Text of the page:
Category: Pastry

Adventures in Baking No. 8: Mocha Pastry Cups!

Adventures in Baking No. 8: Mocha Pastry Cups!

I’ll admit it: I’m not that fond of eating pastry. A good pie, I’ll definitely go for – but most of the time the pastry is soggy or the filling is disgusting. However, I’ve learned that I absolutely love making pastry, so this morning I made pastry cups using a sweet shortcrust pastry (from Making Dough), coffee pastry cream (from How to Bake Everything), chocolate ganache (also from How to Bake Everything), and toffee bits (courtesy of Hershey’s and my local grocery store).

First, I left my frozen butter out on the counter so that it would soften before I made the pastry. In the mean time, I made the coffee pastry cream (also known as custard)!

I’m not that experienced with custard. Frankly, it’s hard. It shouldn’t be hard, but it just is. However, I followed the instructions and prayed, and it turned out alright. Custard is made by slowly cooking egg yolks (or eggs) and cream over a lower heat until the mixture (which, in my case, also had sugar, espresso powder, and corn starch) thickens into a pipe-able or spreadable cream.

(A quick shout-out to corn starch: it’s a miracle thickener, I love it, and I totally recommend using it in frosting when you don’t want a super-sugary taste.)

My pastry cream was…okay. My problem was that I used a too-small bowl when beating the cream and eggs together, and so I didn’t fully combine the two ingredients because I was afraid of spilling. (I’ll own up to it: I was too lazy to find a larger bowl.) Alas, my pastry cream ended up having lumps of egg in it (cooked egg, which was amazing to see after realizing that all my homemade ice cream was made with uncooked, too-thin custard). Since the lumps were small and didn’t detract from taste, I decided that I could still use the custard (thank goodness, as I didn’t really have enough heavy cream to do the custard again) and put the bowl in the fridge to thicken.

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My coffee pastry cream (trust me, it’s not oatmeal, the espresso powder just makes it LOOK like oatmeal)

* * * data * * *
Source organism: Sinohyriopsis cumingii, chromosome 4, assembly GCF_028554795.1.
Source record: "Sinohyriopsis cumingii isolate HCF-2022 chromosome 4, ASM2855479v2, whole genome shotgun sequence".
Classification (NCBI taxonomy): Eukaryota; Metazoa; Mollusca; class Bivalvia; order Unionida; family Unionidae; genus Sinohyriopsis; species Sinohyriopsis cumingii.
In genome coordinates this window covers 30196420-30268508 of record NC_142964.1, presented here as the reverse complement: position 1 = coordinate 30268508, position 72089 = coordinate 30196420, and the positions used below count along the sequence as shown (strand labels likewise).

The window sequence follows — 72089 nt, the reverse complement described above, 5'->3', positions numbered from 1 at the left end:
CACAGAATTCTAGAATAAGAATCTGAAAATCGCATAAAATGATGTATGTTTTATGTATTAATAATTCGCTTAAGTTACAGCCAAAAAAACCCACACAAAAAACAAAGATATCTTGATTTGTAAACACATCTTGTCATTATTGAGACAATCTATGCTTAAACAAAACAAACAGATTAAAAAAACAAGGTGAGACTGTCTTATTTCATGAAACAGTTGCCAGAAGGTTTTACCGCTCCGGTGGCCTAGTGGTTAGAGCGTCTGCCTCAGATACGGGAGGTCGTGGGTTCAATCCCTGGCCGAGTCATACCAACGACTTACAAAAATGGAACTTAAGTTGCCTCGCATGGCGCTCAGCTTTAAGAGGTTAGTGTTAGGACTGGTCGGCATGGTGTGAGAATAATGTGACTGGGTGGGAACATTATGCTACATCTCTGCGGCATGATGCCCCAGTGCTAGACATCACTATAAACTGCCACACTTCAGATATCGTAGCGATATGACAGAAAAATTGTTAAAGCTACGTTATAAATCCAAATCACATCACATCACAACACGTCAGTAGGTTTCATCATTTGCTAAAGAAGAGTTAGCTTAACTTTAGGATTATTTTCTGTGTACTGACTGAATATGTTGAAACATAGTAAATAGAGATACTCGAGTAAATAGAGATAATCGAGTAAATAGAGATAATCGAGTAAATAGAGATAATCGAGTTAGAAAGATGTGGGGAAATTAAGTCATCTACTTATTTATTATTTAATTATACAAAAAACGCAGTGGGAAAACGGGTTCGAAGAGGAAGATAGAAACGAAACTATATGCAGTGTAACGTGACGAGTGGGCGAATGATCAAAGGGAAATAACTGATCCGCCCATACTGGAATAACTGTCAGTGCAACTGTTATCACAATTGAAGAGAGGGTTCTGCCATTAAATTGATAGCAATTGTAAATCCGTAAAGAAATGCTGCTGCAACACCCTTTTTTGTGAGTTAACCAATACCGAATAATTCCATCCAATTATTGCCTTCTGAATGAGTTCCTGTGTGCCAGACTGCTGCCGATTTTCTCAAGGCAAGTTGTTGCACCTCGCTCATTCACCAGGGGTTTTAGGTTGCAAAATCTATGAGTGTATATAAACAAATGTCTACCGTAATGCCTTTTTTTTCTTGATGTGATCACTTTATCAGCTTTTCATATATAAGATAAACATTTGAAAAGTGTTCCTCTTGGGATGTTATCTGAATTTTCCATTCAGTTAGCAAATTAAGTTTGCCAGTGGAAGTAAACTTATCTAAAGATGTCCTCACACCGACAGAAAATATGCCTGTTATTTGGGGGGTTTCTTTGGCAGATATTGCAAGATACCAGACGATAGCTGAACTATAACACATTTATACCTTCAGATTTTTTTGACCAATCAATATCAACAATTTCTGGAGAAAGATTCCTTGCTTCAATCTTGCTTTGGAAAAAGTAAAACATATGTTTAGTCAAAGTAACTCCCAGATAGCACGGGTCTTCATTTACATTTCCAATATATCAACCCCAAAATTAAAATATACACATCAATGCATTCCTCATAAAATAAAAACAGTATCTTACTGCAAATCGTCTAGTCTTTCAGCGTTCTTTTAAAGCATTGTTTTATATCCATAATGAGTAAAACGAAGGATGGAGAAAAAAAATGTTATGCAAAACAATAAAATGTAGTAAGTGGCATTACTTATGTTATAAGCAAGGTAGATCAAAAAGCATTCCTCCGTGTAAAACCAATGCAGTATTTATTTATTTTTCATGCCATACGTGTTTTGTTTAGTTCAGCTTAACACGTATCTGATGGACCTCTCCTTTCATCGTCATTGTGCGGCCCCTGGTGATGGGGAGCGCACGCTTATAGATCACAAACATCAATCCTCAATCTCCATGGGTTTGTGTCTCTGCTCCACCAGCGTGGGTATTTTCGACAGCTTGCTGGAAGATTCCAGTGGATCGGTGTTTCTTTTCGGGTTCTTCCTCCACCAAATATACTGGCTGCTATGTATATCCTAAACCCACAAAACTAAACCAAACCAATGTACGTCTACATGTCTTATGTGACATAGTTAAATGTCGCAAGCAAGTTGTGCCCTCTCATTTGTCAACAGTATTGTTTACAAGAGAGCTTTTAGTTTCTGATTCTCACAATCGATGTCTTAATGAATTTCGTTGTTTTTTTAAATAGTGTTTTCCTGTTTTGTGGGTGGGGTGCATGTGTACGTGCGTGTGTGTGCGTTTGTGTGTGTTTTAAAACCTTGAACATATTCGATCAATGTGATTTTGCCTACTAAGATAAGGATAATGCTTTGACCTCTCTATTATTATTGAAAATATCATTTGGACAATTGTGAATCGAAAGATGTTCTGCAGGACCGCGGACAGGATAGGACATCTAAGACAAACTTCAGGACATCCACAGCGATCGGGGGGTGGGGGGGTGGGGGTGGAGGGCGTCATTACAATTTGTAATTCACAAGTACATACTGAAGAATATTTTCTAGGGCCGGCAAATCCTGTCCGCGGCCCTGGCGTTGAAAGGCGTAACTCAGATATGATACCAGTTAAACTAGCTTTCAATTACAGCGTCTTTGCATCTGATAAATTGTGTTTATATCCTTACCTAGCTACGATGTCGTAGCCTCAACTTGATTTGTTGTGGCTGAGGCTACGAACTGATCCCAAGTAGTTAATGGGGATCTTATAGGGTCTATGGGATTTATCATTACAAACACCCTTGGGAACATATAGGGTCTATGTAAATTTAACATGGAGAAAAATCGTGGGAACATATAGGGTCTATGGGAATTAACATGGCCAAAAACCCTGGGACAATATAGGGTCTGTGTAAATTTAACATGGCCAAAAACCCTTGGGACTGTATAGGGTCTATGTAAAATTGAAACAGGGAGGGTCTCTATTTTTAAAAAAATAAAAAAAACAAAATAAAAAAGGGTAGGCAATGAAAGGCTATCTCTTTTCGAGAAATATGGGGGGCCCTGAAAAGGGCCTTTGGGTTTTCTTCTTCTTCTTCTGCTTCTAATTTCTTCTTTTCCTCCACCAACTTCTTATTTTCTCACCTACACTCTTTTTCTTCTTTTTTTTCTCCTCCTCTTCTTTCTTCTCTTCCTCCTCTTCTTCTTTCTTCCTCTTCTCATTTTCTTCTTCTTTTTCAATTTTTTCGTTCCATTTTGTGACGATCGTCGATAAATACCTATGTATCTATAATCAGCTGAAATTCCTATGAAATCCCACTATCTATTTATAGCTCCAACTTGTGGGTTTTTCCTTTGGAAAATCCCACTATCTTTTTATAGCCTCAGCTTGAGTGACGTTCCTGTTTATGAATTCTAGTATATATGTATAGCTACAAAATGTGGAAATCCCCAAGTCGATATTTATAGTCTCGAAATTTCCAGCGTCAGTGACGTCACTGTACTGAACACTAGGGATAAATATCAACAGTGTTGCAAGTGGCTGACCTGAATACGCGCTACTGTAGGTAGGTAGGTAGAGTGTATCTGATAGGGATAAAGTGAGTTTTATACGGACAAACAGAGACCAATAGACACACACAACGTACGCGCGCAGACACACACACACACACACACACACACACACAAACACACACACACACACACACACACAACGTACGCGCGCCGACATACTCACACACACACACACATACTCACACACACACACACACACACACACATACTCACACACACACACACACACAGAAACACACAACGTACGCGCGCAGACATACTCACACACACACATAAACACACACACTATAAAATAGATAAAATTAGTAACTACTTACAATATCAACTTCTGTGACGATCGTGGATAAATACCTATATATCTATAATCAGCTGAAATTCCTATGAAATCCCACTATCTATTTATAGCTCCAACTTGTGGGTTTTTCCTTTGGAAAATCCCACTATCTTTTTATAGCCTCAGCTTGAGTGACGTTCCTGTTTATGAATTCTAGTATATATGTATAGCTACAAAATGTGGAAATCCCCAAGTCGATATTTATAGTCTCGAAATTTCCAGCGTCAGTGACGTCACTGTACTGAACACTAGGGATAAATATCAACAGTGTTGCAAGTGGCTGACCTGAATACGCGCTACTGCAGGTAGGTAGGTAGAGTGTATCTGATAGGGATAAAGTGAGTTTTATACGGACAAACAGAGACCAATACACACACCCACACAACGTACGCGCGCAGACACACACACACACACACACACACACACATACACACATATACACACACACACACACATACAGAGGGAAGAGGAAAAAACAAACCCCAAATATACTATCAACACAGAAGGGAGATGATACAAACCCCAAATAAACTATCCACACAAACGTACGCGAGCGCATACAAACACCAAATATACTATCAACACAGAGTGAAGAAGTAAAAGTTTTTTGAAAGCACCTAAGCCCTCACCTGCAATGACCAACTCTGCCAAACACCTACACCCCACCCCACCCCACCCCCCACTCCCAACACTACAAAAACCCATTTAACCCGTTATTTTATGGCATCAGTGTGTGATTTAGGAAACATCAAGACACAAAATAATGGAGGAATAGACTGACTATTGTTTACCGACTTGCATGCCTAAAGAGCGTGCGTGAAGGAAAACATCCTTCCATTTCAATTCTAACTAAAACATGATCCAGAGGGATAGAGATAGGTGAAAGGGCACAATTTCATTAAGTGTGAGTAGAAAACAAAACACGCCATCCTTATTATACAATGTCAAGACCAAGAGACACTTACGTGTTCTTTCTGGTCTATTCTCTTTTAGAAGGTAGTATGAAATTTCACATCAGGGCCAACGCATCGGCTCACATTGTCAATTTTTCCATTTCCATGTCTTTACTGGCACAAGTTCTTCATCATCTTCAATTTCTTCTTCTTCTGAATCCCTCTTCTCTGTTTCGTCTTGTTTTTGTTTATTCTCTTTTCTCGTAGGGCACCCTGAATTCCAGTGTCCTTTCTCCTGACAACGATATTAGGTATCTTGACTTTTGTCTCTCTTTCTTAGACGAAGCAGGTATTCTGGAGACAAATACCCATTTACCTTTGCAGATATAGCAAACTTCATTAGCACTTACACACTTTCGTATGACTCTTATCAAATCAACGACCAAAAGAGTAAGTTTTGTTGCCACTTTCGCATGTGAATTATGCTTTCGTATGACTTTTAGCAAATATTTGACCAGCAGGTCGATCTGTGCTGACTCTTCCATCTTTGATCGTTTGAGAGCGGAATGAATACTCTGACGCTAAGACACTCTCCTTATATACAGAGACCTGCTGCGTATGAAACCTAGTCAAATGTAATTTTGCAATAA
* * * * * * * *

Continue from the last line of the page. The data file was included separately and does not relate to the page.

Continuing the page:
Next, I made the chocolate ganache, so it too could thicken in the fridge while I made the pastry. Basically, I heated the cream in the microwave and added chocolate, stirring until it became thicker, glossy, and smooth. But – and there’s always a but – I put my chocolate into the cream in one thick block. Which was a bad idea, because it prevented me from stirring. So when, of course, I tried to break the chocolate into smaller pieces, chocolate and cream went flying! It was almost cool, except for the fact that the chocolate stained my favorite fleece jacket.

After adding some more chocolate, the ganache went smoothly and was super-shiny before going into the fridge.

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Finally, I made the pastry by pinching my (finally) soft butter so as to combine it with the flour mixture. Then I added an egg and kneaded the mixture prior to letting the dough rest for an hour in the fridge.

I was supposed to make one large tart with the pastry, but I felt like making smaller servings (who doesn’t love desserts in miniature?). Hence, I made 11 mini-tarts by creating pastry cups. Because I have yet to figure out how to use a rolling pin, I pressed the pastry into the muffin cups with my fingers, built up the sides, and filled in the gaps (probably overworking the dough in the process). Then I chilled the pastry again before baking for about 15 minutes.

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When I pulled the pastry cups out of the muffin pan (which was easy, because I had lined the cups with a parchment-paper-cross, so that the pastry was sure to come out), I found this: